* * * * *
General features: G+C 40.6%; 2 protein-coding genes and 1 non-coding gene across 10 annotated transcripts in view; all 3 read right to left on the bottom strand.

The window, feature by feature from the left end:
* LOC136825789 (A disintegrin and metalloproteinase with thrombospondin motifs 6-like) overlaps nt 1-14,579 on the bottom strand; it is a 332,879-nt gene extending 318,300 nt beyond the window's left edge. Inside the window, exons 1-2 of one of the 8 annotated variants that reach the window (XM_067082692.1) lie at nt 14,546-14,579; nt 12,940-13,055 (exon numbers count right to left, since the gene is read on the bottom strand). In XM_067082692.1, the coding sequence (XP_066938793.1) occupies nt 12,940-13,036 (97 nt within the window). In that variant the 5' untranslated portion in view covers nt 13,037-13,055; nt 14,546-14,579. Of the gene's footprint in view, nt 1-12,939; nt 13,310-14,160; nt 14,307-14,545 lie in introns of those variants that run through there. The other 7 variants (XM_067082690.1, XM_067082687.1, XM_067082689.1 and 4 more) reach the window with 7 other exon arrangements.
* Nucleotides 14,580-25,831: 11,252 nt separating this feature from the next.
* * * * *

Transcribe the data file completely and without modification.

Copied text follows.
General features: G+C 40.6%; 2 protein-coding genes and 1 non-coding gene across 10 annotated transcripts in view; all 3 read right to left on the bottom strand.

The window, feature by feature from the left end:
* LOC136825789 (A disintegrin and metalloproteinase with thrombospondin motifs 6-like) overlaps nt 1-14,579 on the bottom strand; it is a 332,879-nt gene extending 318,300 nt beyond the window's left edge. Inside the window, exons 1-2 of one of the 8 annotated variants that reach the window (XM_067082692.1) lie at nt 14,546-14,579; nt 12,940-13,055 (exon numbers count right to left, since the gene is read on the bottom strand). In XM_067082692.1, the coding sequence (XP_066938793.1) occupies nt 12,940-13,036 (97 nt within the window). In that variant the 5' untranslated portion in view covers nt 13,037-13,055; nt 14,546-14,579. Of the gene's footprint in view, nt 1-12,939; nt 13,310-14,160; nt 14,307-14,545 lie in introns of those variants that run through there. The other 7 variants (XM_067082690.1, XM_067082687.1, XM_067082689.1 and 4 more) reach the window with 7 other exon arrangements.
* Nucleotides 14,580-25,831: 11,252 nt separating this feature from the next.